The Cleveland Browns have had the same number of coaches in little more than a year.
Now, as the only coach to win four Super Bowls, Noll is universally considered one of the best—if not the best—football coaches ever. But both Cowher and Tomlin should be commended for ensuring the Steelers remained regular contenders in the wake of Noll’s 1991 retirement.
So, the question becomes, where does Tomlin, the current Steelers coach, rank amongst the trio?
In the interest of fairness, only the first seven seasons of each coach’s tenure has been considered in answering this question.
Obviously, the best barometer of success is winning—Cowher and Tomlin are tied for tops in that regard. Each coach posted a record of 71-41 through seven regular seasons.
Noll ranks well behind the duo through the same span at 55-42-1. Of course, those numbers are severely skewed by a talent-depleted team and, in return, a slow start to his career.
Andy Russell and Roy Jefferson (for a season) were the only holdovers from the Steelers' pre-Noll teams to earn Pro Bowl accolades.
This differs from Cowher and Tomlin, both of whom inherited teams with plenty of talent in place.
That’s right, for all those who argue that Tomlin won with Cowher’s players. You could easily make the same argument about Cowher with Noll’s players.
Cowher came into a Steelers team stocked with defensive talent. Greg Lloyd, Rod Woodson and Carnell Lake had all been with the Steelers for several seasons upon his arrival and were instrumental to the success of the great “Blitzburgh” defenses.
That doesn’t change the fact that Tomlin inherited a squad just a season removed from a Super Bowl win. Without the aid of Ben Roethlisberger, Hines Ward, James Harrison and Troy Polamalu, Tomlin would likely still be without a win on the game’s biggest stage.
Tomlin and Cowher’s early successes can also be attributed to solid drafting. Before the onset of his inaugural season, Cowher drafted Joel Steed and Levon Kirkland, both of whom helped to anchor those aforementioned “Blitzburgh” defenses.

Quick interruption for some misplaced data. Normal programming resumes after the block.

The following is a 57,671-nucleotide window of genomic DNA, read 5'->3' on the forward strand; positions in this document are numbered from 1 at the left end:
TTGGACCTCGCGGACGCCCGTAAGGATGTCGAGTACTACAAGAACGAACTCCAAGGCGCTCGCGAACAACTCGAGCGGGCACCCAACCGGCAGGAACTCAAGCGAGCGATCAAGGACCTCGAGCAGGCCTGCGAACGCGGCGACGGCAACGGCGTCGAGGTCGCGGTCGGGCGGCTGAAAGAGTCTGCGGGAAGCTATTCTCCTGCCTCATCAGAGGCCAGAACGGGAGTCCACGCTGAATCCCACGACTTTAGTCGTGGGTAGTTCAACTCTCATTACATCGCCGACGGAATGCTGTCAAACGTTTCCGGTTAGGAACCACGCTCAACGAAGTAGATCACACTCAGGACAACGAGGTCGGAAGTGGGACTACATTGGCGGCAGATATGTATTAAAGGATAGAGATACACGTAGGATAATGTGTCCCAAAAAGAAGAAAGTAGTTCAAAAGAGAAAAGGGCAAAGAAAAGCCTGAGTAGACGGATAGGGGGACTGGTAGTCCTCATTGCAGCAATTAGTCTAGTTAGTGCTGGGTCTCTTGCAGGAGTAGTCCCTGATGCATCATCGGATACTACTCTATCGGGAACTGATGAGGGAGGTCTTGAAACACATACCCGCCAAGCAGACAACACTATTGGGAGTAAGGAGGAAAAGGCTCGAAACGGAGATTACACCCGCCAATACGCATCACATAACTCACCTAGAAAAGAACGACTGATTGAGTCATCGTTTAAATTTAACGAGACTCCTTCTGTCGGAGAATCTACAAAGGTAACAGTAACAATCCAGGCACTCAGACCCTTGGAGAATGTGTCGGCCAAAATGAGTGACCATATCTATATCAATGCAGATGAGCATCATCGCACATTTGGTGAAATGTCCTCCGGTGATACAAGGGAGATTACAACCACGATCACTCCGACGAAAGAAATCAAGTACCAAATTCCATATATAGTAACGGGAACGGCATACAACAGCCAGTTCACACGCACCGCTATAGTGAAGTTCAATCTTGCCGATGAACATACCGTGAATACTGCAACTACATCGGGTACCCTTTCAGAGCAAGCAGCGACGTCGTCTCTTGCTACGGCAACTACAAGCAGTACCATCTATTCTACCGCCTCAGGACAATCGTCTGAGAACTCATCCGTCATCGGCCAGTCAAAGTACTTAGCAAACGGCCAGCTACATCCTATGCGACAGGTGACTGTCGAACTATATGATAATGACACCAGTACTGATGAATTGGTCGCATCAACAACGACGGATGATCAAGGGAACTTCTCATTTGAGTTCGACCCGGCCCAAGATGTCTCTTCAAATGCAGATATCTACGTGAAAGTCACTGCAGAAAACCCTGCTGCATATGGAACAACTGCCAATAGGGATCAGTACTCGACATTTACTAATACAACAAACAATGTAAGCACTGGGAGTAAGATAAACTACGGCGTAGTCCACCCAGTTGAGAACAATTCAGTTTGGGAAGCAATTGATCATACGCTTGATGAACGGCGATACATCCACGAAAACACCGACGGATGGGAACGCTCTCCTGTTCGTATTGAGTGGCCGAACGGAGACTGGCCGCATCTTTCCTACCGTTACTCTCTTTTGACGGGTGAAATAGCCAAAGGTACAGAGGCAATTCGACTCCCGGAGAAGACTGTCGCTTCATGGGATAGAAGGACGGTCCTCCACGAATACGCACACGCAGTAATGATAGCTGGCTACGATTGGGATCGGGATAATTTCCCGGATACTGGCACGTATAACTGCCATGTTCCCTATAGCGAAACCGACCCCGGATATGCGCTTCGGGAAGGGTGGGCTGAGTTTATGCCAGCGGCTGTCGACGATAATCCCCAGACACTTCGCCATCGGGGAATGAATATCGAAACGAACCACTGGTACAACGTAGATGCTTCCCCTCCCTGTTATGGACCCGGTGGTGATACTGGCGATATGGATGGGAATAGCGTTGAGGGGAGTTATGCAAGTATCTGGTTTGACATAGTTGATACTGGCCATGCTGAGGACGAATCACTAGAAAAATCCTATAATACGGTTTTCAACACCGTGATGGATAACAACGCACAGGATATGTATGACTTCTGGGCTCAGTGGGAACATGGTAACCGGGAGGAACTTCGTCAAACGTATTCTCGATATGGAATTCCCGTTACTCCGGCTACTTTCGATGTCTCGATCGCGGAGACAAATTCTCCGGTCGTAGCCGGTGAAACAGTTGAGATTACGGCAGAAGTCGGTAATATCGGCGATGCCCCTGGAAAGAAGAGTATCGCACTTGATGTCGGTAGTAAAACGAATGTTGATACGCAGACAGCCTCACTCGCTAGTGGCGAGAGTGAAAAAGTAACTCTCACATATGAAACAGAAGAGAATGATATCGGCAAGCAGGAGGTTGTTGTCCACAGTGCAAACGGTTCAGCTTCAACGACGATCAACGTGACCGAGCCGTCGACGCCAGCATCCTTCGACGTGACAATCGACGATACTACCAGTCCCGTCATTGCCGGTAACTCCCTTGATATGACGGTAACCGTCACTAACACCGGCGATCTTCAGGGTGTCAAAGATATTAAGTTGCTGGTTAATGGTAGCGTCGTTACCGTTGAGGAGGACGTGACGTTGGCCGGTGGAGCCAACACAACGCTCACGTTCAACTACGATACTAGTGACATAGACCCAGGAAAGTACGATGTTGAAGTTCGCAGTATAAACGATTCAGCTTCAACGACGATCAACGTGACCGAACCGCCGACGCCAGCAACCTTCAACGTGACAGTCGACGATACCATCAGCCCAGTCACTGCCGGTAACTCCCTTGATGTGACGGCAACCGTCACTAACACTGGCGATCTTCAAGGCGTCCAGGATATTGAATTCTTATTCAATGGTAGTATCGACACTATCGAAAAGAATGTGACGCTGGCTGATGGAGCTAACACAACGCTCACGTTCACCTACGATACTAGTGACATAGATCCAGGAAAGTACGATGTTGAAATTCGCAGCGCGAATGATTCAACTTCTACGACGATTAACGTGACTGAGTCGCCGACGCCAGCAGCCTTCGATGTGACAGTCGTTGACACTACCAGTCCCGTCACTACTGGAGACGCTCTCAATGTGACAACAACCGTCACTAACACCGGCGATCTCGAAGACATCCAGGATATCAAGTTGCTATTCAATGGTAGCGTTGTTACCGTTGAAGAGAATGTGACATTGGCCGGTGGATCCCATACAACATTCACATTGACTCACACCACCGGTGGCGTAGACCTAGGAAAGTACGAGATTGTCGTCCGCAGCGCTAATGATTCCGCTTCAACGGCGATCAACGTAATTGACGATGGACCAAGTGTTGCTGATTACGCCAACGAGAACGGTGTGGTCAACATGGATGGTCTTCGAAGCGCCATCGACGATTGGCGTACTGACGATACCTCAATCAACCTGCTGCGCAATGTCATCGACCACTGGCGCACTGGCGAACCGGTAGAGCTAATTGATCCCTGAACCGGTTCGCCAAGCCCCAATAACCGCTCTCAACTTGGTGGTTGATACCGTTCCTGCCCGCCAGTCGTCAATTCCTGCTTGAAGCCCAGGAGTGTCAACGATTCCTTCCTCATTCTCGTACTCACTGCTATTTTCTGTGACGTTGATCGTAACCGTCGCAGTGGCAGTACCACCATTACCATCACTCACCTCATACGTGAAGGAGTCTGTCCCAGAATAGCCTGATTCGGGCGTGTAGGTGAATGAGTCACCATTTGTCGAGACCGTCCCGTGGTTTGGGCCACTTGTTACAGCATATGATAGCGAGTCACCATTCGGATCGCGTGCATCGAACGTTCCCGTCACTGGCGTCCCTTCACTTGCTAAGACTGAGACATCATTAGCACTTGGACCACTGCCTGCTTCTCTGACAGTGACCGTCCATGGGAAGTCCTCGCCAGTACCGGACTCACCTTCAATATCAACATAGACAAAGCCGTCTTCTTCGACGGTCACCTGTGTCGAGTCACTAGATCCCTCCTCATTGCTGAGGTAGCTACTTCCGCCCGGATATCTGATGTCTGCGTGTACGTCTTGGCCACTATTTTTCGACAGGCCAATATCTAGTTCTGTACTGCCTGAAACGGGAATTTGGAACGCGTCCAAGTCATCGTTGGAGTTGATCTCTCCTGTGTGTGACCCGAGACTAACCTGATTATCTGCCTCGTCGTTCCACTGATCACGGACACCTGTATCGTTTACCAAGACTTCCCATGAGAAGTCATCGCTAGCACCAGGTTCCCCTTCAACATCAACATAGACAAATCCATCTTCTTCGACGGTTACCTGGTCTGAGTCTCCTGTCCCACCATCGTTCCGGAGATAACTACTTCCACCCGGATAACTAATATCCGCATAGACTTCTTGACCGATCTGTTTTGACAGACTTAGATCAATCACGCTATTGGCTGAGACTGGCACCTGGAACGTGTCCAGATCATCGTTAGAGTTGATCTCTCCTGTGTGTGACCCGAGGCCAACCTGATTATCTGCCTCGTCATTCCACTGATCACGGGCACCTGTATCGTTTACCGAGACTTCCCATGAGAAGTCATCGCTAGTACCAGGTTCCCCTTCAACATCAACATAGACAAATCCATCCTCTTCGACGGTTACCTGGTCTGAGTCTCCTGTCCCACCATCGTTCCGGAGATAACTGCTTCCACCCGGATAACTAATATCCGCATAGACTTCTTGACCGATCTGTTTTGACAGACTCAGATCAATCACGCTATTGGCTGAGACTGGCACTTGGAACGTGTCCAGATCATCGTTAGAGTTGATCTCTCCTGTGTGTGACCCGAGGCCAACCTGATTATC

Similarly, Tomlin brought in Lawrence Timmons and LaMarr Woodley to strengthen an already-solid defense. The result: a historically great defense and a victory in Super Bowl XLIII.
Tomlin and Cowher have a few sub-par draft classes to their credit as well, but the same can be said of virtually any tenured head coach.
Of course, neither coach’s drafting prowess is on par with Noll’s. From his very first draft class in which he brought in Joe Greene, L.C. Greenwood and Jon Kolb, Noll was interested in building a juggernaut.
Noll also engineered what is widely considered the greatest draft in NFL history. In 1974 he drafted four future Hall of Famers and ensured that his Steelers would be the team of the decade.
What takes precedence over any other factors, though, is playoff success. After all, that’s why they play the game, right?
In that regard, Noll unsurprisingly jumps the field. After a 1-2 start to his postseason career, Noll won his next six such games en route to two consecutive Super Bowl wins.
Next is Tomlin.
He does have two one-and-dones on his playoff resume, but his other two appearances ended in the Super Bowl. If his team were able to win Super Bowl XLV, he’d be right there with Noll through seven years.
Last is Cowher.
“The chin” had no problem getting to the tournament, leading the way with six appearances in his first seven years. But each of those six ended in disappointment. If not for his team’s miraculous run to Super Bowl XL, Cowher might be seen in an entirely different light today.
Where Tomlin will finish his career in the Steelers coaching hierarchy remains to be seen. But fans should be able to form at least preliminary answers over the next few seasons.
The Steelers have seen a number of key cogs to their latest Super Bowl teams call it a career in recent seasons, and in a few more, most will be just a memory. Thus, the chance to put his stamp on this team and return it to a championship-caliber one is Tomlin’s for the taking.
What Tomlin does with that opportunity is up for debate. What isn’t, though, is that through seven seasons, he’s very much on par with his predecessors.
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